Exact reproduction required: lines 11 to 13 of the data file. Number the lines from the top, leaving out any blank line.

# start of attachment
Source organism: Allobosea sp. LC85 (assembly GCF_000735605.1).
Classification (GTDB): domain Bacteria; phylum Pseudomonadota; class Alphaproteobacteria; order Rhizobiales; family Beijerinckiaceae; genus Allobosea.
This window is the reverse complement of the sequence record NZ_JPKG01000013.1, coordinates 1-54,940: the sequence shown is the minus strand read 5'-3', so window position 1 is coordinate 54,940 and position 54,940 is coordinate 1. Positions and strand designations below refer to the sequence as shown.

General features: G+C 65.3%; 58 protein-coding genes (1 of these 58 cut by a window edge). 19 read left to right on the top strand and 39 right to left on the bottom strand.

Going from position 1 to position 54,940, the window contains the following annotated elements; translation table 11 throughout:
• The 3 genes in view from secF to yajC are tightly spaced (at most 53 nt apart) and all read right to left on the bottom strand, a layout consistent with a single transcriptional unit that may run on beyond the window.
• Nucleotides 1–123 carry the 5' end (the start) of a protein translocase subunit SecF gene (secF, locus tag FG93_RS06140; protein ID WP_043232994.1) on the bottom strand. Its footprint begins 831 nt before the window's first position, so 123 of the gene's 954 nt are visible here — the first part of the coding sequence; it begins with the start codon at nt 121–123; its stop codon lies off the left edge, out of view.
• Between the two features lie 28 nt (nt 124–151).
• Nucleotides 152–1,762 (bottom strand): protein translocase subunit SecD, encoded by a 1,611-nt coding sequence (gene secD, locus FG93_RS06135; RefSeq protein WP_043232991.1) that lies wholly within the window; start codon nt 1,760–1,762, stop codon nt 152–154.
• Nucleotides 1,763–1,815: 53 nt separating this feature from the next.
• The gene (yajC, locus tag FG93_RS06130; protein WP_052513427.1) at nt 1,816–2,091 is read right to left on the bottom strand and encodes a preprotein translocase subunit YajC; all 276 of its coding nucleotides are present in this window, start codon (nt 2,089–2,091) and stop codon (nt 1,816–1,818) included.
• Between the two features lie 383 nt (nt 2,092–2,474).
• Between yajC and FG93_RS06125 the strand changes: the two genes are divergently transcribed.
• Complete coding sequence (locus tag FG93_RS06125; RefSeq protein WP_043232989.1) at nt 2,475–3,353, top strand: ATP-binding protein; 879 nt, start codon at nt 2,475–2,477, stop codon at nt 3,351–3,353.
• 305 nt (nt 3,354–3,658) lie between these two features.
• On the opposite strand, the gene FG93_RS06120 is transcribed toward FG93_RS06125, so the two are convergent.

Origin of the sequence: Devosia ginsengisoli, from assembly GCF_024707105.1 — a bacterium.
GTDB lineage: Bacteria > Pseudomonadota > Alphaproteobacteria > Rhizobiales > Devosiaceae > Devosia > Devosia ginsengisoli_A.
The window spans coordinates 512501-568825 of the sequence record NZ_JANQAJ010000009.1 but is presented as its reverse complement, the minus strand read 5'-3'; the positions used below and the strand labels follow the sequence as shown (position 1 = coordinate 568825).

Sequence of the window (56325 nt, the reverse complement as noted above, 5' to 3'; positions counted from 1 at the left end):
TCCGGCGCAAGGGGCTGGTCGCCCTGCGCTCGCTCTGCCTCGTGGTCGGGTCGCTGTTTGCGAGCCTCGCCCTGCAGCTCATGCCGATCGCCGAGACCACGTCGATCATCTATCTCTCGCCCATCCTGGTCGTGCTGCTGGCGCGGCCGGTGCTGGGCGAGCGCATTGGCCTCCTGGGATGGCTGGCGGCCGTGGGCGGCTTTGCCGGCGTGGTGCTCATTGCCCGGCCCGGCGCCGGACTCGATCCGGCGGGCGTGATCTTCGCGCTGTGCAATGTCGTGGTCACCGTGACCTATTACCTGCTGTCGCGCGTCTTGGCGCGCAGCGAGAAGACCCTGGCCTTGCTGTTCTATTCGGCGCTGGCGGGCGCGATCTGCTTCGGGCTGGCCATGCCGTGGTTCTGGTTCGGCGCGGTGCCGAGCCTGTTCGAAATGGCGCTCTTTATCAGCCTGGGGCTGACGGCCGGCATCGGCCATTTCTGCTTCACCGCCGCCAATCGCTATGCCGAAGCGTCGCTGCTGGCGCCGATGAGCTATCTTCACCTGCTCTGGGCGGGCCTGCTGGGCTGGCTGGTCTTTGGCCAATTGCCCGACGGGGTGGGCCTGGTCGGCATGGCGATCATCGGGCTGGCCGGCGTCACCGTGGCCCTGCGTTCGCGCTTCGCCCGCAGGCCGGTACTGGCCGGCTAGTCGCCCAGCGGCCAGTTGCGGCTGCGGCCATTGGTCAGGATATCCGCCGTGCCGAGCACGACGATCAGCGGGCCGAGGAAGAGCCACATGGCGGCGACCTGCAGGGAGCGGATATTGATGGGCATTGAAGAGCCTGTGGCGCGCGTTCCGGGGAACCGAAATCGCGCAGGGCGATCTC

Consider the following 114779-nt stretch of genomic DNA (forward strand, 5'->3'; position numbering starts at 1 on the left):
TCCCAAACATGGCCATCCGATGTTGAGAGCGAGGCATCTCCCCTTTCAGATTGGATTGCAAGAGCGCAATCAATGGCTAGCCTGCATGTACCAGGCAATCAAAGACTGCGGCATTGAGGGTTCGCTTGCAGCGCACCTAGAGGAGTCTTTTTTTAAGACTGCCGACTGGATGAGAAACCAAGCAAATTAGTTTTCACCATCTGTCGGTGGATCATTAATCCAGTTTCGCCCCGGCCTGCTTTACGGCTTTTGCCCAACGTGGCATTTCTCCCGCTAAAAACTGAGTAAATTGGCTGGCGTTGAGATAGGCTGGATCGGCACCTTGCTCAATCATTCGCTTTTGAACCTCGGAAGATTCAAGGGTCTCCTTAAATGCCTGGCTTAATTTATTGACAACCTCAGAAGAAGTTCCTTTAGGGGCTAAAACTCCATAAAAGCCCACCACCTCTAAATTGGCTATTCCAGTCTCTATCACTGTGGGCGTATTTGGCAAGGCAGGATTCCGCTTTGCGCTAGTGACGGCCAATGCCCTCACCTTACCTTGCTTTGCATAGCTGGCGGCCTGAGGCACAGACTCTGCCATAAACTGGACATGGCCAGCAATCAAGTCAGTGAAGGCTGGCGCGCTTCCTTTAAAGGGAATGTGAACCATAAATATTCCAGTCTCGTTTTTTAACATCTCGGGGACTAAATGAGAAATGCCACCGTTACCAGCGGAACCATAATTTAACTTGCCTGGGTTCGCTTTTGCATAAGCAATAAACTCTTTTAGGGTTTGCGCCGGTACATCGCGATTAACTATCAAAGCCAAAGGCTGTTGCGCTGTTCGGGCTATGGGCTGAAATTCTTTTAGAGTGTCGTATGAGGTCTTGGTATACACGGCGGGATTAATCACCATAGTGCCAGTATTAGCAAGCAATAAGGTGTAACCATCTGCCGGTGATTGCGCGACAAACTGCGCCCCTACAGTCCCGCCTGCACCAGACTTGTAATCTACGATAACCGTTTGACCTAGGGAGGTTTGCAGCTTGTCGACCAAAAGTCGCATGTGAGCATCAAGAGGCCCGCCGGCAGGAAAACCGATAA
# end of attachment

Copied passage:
• The gene (yajC, locus tag FG93_RS06130; protein WP_052513427.1) at nt 1,816–2,091 is read right to left on the bottom strand and encodes a preprotein translocase subunit YajC; all 276 of its coding nucleotides are present in this window, start codon (nt 2,089–2,091) and stop codon (nt 1,816–1,818) included.
• Between the two features lie 383 nt (nt 2,092–2,474).
• Between yajC and FG93_RS06125 the strand changes: the two genes are divergently transcribed.